House Speaker Nancy Pelosi defended including four weeks of paid family leave in Democrats’ proposed social spending bill despite Democratic Sen Joe Manchin of West Virginia’s objections.

Ms Pelosi released a letter to Democratic members on Wednesday saying the proposal would be included in the text that was proposed by the House Rules Committee.

Democrats hope to pass a massive social spending bill that includes child care, home care for elderly people and people with disabilities, an expanded child tax credit and provisions to combat climate change. The bill would be passed through a process called reconciliation, which would allow the Senate’s 50 Democrats along with Vice President Kamala Harris, as long as the legislation is related to the budget.

But Mr Manchin has frequently expressed opposition to including it in Democrats’ social spending bill, often called the Build Back Better bill. Democratic Sens like Kirsten Gillibrand, Mazie Hirono and others have lobbied for Mr Manchin to change his mind.

Ms Gillibrand expressed optimism after Ms Pelosi released the proposal.

“I think it’s a strong proposal having a permanent universal paid leave plan, even at four weeks, is extremely strong and is great base at which to build over many years and I think it’s a statement that the speaker and the House believe it’s essential for the economy to recover,” she said, adding that she thought Mr Manchin remained open to paid leave being included.

And Ms Pelosi backed up the decision again on Thursday. “With all the respect in the world for the point of view he represents, I disagree,” Ms Pelosi said during her Thursday press conference of Mr Manchin. “I think that this is appropriate for this legislation.”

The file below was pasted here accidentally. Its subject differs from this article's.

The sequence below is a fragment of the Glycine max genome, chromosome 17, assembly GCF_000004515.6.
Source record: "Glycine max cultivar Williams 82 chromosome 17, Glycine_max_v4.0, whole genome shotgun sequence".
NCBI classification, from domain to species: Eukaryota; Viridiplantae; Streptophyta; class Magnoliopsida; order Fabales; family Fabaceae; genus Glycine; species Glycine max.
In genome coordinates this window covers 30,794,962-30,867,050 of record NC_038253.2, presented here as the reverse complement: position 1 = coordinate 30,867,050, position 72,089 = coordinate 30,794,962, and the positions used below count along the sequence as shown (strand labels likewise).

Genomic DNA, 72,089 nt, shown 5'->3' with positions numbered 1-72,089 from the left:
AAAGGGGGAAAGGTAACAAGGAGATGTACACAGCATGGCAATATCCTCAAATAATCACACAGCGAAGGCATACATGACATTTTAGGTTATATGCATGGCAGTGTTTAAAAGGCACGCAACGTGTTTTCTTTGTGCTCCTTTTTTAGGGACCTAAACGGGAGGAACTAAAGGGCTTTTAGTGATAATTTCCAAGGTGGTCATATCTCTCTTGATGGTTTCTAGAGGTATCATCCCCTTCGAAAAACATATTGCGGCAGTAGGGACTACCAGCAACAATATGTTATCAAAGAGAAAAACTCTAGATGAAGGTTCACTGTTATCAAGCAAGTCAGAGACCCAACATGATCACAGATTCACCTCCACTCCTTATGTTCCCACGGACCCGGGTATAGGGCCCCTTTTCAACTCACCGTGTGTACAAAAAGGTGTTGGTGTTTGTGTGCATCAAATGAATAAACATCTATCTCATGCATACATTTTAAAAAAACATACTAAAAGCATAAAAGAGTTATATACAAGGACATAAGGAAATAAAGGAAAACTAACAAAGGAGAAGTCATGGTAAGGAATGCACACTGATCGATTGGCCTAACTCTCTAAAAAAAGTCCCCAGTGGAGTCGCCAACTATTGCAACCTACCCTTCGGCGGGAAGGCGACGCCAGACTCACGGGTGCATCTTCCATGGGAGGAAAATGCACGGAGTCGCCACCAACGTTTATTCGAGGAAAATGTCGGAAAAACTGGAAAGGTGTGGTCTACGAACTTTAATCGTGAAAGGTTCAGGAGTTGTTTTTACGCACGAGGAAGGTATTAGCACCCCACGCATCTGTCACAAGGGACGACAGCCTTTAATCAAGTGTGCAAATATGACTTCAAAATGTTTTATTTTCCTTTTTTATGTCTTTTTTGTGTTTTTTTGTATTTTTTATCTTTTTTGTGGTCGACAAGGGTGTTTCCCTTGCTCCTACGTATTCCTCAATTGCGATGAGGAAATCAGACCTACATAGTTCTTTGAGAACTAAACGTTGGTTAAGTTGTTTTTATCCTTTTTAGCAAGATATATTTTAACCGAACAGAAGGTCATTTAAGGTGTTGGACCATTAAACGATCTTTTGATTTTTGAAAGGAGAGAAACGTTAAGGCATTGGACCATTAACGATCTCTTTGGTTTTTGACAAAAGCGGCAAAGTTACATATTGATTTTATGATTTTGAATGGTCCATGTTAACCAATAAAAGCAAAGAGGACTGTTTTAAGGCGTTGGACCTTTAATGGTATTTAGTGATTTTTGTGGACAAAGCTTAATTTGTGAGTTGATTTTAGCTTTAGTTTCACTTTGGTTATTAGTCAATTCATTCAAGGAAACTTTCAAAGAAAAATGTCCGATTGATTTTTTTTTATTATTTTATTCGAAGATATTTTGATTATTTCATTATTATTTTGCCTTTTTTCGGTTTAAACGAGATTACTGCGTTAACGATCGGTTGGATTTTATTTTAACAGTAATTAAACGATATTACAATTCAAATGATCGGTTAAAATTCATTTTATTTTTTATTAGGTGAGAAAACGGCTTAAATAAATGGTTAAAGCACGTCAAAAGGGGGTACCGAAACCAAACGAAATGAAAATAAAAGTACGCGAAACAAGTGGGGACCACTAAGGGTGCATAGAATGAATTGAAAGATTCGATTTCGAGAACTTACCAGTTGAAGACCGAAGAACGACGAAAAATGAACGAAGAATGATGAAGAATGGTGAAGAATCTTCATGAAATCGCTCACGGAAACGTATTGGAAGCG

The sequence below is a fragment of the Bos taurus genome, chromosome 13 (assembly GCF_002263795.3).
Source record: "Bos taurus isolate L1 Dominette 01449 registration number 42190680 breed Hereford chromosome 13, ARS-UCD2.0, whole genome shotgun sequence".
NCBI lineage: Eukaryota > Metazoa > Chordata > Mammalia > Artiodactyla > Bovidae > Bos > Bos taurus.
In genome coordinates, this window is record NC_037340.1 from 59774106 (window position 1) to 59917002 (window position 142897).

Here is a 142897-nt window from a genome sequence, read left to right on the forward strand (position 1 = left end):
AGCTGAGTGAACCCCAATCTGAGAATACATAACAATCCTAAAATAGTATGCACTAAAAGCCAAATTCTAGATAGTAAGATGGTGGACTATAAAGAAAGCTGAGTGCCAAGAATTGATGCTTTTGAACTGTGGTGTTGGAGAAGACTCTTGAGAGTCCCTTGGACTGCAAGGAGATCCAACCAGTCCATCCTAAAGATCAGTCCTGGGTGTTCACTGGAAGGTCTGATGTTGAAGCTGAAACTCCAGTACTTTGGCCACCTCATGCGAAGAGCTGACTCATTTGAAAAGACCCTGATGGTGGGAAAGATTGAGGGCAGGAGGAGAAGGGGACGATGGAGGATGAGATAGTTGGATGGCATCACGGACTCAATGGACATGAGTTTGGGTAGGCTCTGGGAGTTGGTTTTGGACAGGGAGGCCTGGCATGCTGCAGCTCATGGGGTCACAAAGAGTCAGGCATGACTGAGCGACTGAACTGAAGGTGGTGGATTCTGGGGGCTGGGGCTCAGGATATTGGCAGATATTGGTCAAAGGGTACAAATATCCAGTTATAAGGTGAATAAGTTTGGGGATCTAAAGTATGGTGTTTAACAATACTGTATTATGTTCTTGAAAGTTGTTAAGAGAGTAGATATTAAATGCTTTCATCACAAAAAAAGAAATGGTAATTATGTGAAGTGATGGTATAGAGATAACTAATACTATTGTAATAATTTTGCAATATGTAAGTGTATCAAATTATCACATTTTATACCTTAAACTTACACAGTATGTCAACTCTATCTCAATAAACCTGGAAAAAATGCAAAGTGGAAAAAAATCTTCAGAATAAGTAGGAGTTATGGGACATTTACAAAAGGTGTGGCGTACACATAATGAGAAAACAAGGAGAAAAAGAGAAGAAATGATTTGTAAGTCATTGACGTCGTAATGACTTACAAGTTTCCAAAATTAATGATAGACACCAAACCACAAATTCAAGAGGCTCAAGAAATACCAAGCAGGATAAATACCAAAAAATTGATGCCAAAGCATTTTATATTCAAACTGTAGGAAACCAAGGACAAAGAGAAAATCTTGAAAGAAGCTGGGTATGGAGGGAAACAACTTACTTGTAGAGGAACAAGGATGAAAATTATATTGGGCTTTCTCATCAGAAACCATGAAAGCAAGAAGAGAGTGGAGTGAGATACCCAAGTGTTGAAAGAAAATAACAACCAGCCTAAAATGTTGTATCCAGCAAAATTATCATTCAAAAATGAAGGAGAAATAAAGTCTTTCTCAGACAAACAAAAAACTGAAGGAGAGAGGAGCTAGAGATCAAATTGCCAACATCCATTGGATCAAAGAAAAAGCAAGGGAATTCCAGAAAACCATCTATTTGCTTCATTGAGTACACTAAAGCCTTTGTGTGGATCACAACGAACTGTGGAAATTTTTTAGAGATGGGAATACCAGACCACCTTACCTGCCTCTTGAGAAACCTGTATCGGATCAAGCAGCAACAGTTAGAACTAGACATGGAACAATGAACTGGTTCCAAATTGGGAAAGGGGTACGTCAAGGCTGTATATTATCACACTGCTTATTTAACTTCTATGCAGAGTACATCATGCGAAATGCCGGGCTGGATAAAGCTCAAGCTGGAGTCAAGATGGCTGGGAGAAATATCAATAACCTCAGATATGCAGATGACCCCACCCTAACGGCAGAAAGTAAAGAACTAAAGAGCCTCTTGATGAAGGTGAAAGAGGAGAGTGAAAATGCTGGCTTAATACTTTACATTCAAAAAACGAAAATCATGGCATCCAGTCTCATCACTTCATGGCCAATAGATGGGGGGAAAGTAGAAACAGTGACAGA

Ms Pelosi said she would rather have paid leave for six weeks rather than four because that is the age when babies can go to child care.

Earlier this week, Mr Manchin railed against progressive Democrats for opposing the House passing an infrastructure bill that passed the Senate on a bipartisan basis until he signaled his support. In response, Rep Cori Bush of Missouri said his opposition to the reconciliation bill was “anti-Black… anti-brown… anti-immigrant… anti-child” and “anti-woman”.

But Ms Pelosi took a more diplomatic tract than the freshman Democratic representative.

“We’re friends, I respect him, he’s a good person, he’s agreed to so much that’s in the bill,” she said.

Ms Pelosi expressed dissatisfaction that the House did not pass the bipartisan bill before the end of last month also said in response to a question that the House would not simply vote on the infrastructure bill without the social spending bill.

Democrats hope to pass both parts of President Joe Biden’s agenda out of the House as early as Thursday or by the end of the week, especially after Republican Glenn Youngkin routed former Gov Terry McAuliffe in Virginia’s gubernatorial race on Tuesday.



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